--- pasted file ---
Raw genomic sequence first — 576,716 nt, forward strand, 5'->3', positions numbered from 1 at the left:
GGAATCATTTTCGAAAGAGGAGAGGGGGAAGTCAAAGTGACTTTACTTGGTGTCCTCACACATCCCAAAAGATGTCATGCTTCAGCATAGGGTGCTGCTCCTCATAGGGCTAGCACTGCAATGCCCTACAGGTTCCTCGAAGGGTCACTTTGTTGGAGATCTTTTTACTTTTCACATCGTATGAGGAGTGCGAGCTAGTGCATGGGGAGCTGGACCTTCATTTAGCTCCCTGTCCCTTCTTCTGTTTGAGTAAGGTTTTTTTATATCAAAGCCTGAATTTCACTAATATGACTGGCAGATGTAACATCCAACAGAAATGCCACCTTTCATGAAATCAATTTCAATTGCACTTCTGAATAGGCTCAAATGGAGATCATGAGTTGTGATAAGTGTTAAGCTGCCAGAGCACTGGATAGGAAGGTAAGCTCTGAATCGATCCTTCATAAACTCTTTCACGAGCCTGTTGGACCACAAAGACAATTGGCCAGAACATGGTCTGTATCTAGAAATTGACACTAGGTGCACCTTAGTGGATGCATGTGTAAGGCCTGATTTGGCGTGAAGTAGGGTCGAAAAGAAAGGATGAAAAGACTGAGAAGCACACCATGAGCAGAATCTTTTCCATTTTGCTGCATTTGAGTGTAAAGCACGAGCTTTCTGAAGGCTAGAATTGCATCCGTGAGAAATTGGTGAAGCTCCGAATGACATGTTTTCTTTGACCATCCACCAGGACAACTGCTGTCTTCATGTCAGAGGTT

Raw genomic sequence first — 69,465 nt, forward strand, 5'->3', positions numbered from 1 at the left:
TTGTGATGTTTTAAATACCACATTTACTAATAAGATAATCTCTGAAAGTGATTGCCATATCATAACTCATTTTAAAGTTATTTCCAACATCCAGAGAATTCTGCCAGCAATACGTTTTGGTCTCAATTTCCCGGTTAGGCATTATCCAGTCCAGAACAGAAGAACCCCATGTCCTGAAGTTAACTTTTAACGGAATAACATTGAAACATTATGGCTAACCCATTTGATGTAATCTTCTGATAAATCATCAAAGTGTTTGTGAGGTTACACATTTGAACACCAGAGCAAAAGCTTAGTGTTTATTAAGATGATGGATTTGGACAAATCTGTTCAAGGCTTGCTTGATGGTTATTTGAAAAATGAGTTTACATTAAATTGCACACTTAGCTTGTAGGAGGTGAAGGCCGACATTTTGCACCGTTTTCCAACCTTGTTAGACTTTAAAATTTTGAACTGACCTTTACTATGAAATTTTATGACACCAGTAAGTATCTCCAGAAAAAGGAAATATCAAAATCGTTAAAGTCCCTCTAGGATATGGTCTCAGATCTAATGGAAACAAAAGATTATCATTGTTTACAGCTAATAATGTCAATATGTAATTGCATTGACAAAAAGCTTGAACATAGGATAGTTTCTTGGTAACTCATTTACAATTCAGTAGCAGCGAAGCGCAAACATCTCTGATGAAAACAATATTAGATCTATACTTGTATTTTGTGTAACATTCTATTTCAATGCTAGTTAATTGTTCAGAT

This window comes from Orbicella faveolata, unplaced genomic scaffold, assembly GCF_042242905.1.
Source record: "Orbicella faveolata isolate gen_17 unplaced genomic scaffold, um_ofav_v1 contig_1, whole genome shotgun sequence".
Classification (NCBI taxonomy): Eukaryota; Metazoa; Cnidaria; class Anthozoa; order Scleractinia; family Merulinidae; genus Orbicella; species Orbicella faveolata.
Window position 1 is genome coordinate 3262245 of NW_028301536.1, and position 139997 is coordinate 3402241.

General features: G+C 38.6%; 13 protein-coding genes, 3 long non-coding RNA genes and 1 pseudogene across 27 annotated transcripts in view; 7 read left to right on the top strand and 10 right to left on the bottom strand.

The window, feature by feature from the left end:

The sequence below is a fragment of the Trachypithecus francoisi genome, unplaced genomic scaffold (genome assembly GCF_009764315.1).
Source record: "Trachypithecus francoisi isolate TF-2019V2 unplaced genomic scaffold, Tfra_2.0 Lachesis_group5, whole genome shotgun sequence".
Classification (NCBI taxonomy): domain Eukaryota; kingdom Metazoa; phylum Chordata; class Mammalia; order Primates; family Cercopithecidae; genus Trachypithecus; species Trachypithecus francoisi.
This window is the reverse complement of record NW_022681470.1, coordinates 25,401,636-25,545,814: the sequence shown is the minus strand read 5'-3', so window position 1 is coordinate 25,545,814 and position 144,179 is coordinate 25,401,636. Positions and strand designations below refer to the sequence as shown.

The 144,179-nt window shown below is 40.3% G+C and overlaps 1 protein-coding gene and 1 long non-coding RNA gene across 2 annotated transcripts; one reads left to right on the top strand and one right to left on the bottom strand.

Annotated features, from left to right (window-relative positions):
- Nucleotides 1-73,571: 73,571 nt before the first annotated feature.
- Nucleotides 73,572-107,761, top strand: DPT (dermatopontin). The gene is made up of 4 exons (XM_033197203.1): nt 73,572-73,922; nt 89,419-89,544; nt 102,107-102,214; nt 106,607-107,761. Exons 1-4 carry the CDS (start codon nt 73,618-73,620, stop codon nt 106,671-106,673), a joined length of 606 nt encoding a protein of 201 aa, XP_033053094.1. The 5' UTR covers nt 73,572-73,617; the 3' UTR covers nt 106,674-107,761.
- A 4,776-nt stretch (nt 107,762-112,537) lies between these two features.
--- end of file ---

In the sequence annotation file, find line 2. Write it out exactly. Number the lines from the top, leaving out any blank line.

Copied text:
GGAATCATTTTCGAAAGAGGAGAGGGGGAAGTCAAAGTGACTTTACTTGGTGTCCTCACACATCCCAAAAGATGTCATGCTTCAGCATAGGGTGCTGCTCCTCATAGGGCTAGCACTGCAATGCCCTACAGGTTCCTCGAAGGGTCACTTTGTTGGAGATCTTTTTACTTTTCACATCGTATGAGGAGTGCGAGCTAGTGCATGGGGAGCTGGACCTTCATTTAGCTCCCTGTCCCTTCTTCTGTTTGAGTAAGGTTTTTTTATATCAAAGCCTGAATTTCACTAATATGACTGGCAGATGTAACATCCAACAGAAATGCCACCTTTCATGAAATCAATTTCAATTGCACTTCTGAATAGGCTCAAATGGAGATCATGAGTTGTGATAAGTGTTAAGCTGCCAGAGCACTGGATAGGAAGGTAAGCTCTGAATCGATCCTTCATAAACTCTTTCACGAGCCTGTTGGACCACAAAGACAATTGGCCAGAACATGGTCTGTATCTAGAAATTGACACTAGGTGCACCTTAGTGGATGCATGTGTAAGGCCTGATTTGGCGTGAAGTAGGGTCGAAAAGAAAGGATGAAAAGACTGAGAAGCACACCATGAGCAGAATCTTTTCCATTTTGCTGCATTTGAGTGTAAAGCACGAGCTTTCTGAAGGCTAGAATTGCATCCGTGAGAAATTGGTGAAGCTCCGAATGACATGTTTTCTTTGACCATCCACCAGGACAACTGCTGTCTTCATGTCAGAGGTT